I put the eggs, yogurt, and a dash of salt into a medium sized bowl and whisked it all until blended.

I added the coconut flour and baking powder and mixed the batter until it was smooth.

Lastly, I put in the cheese and some freshly ground pepper and stirred that together.

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I divvied up the batter into paper cupcake liners that I’d painted with melted coconut oil. What a pain in the ass. I ordered some silicone baking cups on Amazon as soon as I finished so I never have to grease cupcake liners again!

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I popped the tray in the oven for approximately 20 minutes, rotating the tray halfway though the cooking time. (The tops of the muffins should spring back when you poke them with your finger.)

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I took the muffins out and let them cool on a cooking rack for about 10 minutes.

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Pretty tasty. Big O complained that they were drier than the mini frittata muffins but I liked that these are more muffin-y. You can’t get the carb addict out of the girl…

Sous Vide Pork Ribs

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Dang, these ribs were easy to make.

Here what I gathered:

Here’s how I made them:

I dried the two racks with paper towels and liberally seasoned them with salt, pepper, and chili con carne seasoning.

I vacuum sealed them…

…and marinated them in the fridge overnight.

In the morning, I filled the SousVide Supreme and set the temperature to 175F. When the water was hot, I dropped in the two packets of ribs and let them cook for 9 hours (Douglas Baldwin says that you should leave them in for 8-12 hours).

In the evening, I removed the ribs from the plastic bags and dried them with paper towels.

Then, my hubby threw the racks on his hot grill and seared them for a couple minutes on each side.

I used kitchen shears to separate the ribs.

The ribs were falling off the bone tender and very tasty. However, they were a tad under-salted so you should be pretty heavy-handed with the salt when you initially season it.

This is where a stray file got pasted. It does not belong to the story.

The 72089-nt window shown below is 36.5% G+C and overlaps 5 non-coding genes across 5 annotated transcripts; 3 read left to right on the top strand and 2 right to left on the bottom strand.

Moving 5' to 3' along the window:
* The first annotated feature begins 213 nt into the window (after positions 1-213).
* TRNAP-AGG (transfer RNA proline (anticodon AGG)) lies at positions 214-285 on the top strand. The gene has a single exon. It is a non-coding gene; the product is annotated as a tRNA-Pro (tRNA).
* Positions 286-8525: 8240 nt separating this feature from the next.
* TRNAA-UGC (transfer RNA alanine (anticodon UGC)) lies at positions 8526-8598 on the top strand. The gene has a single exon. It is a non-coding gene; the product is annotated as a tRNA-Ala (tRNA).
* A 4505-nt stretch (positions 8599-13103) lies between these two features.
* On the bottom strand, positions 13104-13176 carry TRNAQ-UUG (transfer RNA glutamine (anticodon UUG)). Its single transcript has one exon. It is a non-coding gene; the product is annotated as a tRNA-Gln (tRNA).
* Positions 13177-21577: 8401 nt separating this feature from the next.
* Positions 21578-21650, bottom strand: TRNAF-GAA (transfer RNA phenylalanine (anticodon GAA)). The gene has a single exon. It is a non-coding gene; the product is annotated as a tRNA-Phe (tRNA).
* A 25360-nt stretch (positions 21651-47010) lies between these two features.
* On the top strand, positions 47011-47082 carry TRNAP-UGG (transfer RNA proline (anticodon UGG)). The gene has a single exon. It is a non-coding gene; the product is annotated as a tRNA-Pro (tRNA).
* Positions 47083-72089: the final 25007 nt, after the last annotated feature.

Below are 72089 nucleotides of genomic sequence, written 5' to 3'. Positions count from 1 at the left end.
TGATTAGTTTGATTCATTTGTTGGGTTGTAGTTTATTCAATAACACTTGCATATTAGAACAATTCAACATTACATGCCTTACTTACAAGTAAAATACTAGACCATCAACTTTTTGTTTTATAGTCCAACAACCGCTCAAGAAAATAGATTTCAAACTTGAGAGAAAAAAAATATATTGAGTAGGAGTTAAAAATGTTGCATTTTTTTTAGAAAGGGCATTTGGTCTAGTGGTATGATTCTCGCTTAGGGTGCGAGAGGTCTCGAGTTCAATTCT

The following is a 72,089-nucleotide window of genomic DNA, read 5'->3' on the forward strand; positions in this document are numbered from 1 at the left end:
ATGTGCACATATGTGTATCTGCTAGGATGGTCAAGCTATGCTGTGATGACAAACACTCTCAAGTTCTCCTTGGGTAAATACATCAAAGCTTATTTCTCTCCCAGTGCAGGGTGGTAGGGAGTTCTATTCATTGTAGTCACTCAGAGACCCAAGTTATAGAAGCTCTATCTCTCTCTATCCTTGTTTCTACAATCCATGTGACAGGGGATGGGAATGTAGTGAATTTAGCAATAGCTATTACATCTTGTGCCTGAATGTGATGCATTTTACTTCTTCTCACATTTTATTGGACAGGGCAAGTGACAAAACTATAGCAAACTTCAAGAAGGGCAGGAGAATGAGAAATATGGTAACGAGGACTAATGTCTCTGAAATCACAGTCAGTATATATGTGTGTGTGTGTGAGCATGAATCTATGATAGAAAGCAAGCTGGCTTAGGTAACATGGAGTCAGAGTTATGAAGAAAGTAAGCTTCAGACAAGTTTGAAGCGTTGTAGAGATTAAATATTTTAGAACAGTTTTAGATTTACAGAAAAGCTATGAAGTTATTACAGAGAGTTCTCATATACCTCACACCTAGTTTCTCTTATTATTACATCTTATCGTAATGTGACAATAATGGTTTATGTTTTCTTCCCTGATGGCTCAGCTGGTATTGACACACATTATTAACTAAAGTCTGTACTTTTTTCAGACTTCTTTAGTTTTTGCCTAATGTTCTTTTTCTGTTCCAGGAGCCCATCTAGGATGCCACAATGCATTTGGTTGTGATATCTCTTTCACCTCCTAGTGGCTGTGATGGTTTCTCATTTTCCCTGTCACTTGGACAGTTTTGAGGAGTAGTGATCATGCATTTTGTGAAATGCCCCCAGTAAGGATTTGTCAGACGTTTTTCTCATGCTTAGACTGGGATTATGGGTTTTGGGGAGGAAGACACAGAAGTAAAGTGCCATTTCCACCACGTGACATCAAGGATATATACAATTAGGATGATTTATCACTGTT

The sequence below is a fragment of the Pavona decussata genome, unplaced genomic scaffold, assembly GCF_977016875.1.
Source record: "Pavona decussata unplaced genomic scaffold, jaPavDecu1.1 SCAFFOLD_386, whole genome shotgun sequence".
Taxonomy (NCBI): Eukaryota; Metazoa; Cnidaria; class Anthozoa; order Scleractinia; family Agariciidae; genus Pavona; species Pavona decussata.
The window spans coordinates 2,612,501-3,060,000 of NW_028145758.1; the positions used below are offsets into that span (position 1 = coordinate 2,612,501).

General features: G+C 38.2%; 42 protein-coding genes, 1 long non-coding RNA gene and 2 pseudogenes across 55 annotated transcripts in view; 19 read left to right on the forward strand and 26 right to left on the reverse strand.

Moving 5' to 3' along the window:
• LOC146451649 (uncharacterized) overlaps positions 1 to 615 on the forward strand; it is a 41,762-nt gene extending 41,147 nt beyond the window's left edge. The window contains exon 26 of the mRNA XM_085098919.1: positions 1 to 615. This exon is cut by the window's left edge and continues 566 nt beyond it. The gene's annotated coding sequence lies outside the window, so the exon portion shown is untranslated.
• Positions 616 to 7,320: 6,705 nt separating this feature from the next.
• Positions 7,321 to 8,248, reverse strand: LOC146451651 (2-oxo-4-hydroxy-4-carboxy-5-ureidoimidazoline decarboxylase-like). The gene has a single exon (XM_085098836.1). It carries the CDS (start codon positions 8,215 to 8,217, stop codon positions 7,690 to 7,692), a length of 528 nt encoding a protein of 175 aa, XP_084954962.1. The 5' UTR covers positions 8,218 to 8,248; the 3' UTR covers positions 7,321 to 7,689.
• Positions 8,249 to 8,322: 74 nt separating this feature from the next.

I didn’t make a sticky sweet barbecue sauce to go with the ribs (or even a vinegar based one) because, frankly, my dears, I was too lazy. Plus, all the barbecue sauce recipes I found were filled with sugar and I’m not sure how to Paleo-ize them without being disappointed. And let me reiterate — I’m too lazy.

Slow Cooker Beef Bone Broth

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I rarely make homemade broth because I’m so lazy that I’d rather just crack open a can. However, I’ll admit that making beef broth using your slow cooker is really easy and requires almost no hands-on time at all. 

You can easily substitute pork or chicken bones in place of beef and the results are all good.  If you befriend your local butcher, he may even give you a big bag of bones for pennies.

Here’s what I assembled to make about 4 quarts of beef bone broth:

  • 2 carrots, chopped medium
  • 2 celery stalks, chopped medium
  • 1 medium onion, chopped medium
  • 7 garlic cloves, smashed
  • 3.5 lb of beef bones (from Full of Life Farm)
  • 2 bay leaves
  • Kosher salt
  • 2 tablespoons of apple cider vinegar
  • water 

Here’s how to make it:

Dump the vegetables in the bottom of a 6-quart slow cooker…

…drop in the beef bones…